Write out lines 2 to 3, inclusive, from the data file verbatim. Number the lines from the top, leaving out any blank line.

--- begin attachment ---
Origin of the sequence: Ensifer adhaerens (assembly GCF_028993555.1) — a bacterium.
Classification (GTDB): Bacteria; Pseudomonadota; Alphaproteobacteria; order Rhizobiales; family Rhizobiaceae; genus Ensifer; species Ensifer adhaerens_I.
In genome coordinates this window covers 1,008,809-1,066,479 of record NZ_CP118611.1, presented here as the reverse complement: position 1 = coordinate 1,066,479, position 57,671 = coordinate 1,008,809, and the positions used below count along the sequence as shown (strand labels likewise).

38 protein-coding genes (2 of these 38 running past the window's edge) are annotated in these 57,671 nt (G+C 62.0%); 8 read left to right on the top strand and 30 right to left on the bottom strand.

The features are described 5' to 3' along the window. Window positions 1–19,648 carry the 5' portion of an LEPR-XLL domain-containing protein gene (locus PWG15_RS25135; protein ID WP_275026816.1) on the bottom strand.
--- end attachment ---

Classification (GTDB): Bacteria; Pseudomonadota; Alphaproteobacteria; order Rhizobiales; family Rhizobiaceae; genus Ensifer; species Ensifer adhaerens_I.
In genome coordinates this window covers 1,008,809-1,066,479 of record NZ_CP118611.1, presented here as the reverse complement: position 1 = coordinate 1,066,479, position 57,671 = coordinate 1,008,809, and the positions used below count along the sequence as shown (strand labels likewise).